Each week, Firstpost collates the very best published articles on the news item that captured the imagination of the public into a free downloadable ebook. You might have read some of them, missed some of them – so here’s a look at the best of the year.
Last week, there was nothing more in focus than the horrific rape in Delhi. Rather than just outrage on the issue, we tried to focus on what could be done to improve the situation.
The brutal rape and assault of a 23-year-old student in Delhi left even the most cynical among us shocked and has sparked outrage across the nation. What has India done wrong that makes women feel unsafe even in cities? And what can we do to ensure similar incidents are not repeated?
In April, we looked at the way women in India are treated. Three-month-old baby Afreen succumbed to her injuries in a Bangalore hospital. She was physically tortured by her father. On 16 March, two-year-old baby Falak, died at AIIMS in New Delhi. She was also a victim of physical violence. These two cases brought to the fore, a reality being suffered by countless girl children in India, that is hardly ever reported.
That’s when we came out with the ebook No women please! We're Indian
Our baby girls are tortured and killed if they are not aborted first. Our women and girls are not only raped but are told they 'asked for it'. What is it about India that makes it no country for females?
There was a lot we discussed on sport. Where is Dhoni headed? The retirement of two greats, Ricky Ponting and Rahul Dravid. All three stories provoked ebooks.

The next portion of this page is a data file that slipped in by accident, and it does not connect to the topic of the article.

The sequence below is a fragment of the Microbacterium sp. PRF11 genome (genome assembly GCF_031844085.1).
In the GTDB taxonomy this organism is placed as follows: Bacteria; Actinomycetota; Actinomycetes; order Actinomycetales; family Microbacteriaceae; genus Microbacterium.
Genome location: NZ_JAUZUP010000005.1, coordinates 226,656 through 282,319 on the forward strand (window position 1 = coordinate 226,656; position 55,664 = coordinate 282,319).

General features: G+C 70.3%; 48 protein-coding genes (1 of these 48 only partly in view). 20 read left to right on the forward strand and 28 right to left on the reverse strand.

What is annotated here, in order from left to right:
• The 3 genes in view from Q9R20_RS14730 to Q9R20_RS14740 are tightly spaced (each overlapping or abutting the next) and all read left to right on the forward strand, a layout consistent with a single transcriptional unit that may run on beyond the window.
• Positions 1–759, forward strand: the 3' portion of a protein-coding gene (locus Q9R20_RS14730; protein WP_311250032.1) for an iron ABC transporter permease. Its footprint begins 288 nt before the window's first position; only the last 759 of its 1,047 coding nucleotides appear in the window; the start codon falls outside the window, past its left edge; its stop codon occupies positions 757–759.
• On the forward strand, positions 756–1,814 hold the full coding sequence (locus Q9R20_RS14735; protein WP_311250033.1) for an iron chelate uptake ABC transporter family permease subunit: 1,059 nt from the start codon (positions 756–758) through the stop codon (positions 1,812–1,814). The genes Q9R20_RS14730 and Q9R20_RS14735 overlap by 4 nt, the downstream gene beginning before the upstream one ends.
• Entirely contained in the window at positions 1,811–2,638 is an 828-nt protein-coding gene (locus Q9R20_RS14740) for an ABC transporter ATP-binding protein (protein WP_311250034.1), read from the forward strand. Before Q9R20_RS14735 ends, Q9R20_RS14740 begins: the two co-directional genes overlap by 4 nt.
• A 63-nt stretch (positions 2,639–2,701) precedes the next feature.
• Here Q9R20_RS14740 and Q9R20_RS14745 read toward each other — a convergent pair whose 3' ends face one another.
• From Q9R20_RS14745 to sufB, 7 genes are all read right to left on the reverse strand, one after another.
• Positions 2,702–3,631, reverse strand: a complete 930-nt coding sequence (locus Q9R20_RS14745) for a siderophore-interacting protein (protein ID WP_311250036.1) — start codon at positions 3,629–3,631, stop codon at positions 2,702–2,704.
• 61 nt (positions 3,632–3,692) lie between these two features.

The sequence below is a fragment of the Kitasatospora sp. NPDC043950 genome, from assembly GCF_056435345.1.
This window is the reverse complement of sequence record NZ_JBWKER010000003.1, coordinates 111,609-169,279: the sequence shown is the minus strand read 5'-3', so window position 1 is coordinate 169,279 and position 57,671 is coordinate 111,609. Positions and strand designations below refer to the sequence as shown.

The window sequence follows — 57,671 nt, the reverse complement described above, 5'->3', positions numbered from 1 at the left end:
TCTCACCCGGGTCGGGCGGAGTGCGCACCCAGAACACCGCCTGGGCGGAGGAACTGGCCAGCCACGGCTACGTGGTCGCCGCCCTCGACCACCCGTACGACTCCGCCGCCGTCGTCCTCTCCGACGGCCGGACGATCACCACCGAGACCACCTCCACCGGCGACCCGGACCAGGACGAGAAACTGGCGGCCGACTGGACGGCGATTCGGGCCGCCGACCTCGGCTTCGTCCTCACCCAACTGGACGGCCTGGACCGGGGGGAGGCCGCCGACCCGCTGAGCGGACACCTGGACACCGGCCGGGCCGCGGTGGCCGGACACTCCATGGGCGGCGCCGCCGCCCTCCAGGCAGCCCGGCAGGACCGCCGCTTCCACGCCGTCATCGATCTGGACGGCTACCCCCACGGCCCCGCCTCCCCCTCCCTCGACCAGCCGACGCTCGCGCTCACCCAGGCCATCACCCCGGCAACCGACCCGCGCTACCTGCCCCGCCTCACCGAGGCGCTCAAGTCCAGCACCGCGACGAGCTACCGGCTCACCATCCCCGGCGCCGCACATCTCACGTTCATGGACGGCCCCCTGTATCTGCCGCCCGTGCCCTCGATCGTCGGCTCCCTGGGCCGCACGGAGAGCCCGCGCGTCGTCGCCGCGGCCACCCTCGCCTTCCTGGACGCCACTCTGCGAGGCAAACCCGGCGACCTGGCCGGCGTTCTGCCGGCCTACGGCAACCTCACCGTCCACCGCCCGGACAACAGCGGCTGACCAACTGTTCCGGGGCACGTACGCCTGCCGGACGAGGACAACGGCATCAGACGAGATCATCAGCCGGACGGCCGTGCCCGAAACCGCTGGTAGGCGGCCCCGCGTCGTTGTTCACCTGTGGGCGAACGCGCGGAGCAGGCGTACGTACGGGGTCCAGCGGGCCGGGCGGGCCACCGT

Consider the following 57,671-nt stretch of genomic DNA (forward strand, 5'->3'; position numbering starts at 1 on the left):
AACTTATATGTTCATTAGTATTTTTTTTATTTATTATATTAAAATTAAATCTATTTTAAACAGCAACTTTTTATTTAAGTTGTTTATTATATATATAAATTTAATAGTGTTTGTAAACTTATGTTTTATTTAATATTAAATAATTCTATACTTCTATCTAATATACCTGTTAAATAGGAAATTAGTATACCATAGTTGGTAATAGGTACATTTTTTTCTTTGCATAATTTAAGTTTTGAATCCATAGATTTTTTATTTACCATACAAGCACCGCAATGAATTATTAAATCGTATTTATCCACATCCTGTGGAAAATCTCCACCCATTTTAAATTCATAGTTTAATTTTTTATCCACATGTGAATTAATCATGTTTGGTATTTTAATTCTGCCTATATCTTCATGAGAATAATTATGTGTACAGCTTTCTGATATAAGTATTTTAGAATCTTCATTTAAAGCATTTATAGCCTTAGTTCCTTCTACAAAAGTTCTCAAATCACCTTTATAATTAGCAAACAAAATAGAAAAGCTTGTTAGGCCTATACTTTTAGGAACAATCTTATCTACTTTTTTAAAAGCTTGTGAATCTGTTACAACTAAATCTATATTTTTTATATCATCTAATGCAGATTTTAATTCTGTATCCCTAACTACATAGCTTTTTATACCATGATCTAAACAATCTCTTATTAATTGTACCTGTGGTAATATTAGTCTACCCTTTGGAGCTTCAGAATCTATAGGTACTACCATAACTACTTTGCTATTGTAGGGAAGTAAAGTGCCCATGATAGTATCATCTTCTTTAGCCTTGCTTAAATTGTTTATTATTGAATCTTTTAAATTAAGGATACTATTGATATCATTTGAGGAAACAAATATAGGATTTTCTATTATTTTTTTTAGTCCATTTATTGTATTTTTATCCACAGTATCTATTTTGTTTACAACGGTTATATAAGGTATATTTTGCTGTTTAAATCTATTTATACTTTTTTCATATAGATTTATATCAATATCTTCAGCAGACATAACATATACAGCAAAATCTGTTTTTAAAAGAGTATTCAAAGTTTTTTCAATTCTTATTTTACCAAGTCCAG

Captain Cool is feeling the heat. On the verge of losing a test series at home to England after 28 years, critics are baying for Mahendra Singh Dhoni's blood, questioning everything from his captaincy to his form. But it wasn't always like this for the Indian captain. Here we track the mercurial rise and fall of one of India's most prominent sons.
Ricky Ponting was tough, uncompromising and singularly committed to winning. He was also one of the best batsmen of his era and arguably the second best Australian batsman ever after Sir Don Bradman.
When Dravid hung up his boots, Indian cricket lost something irreplaceable: Here is our tribute to "The wall".
A year of many deaths. We looked at two deaths in depth, Bal Thackeray and Rajesh Khanna.
The death of Bal Thackeray was undoubtedly the end of an era. But his death, just like his life, was the subject of stark polarisation. Was he, as many suggested, a man of the masses? Or was he simply a fear mongering fascist who exploited insecurities and communal divides?
Rajesh Khanna, India's first superstar, passed away at his Carter Road residence in Bandra after a prolonged illness. However the sparkle in his eye, the filmi dialogues and that onscreen persona which made him so special to countless Indians, will no doubt, live forever. This is our tribute to a man who was also an icon.
Finally, we come to Arvind Kejriwal. Now separated from Anna Hazare, and now a politician and no longer an activist, does he have it to succeed in this new game? Firstpost took a long, hard look at Kejriwal’s prospects.
Arvind Kejriwal wants to change Indian politics. Some might call him naïve, others might call him audacious, for the journey from activist to politician is a long and hard route. And, there is Anna.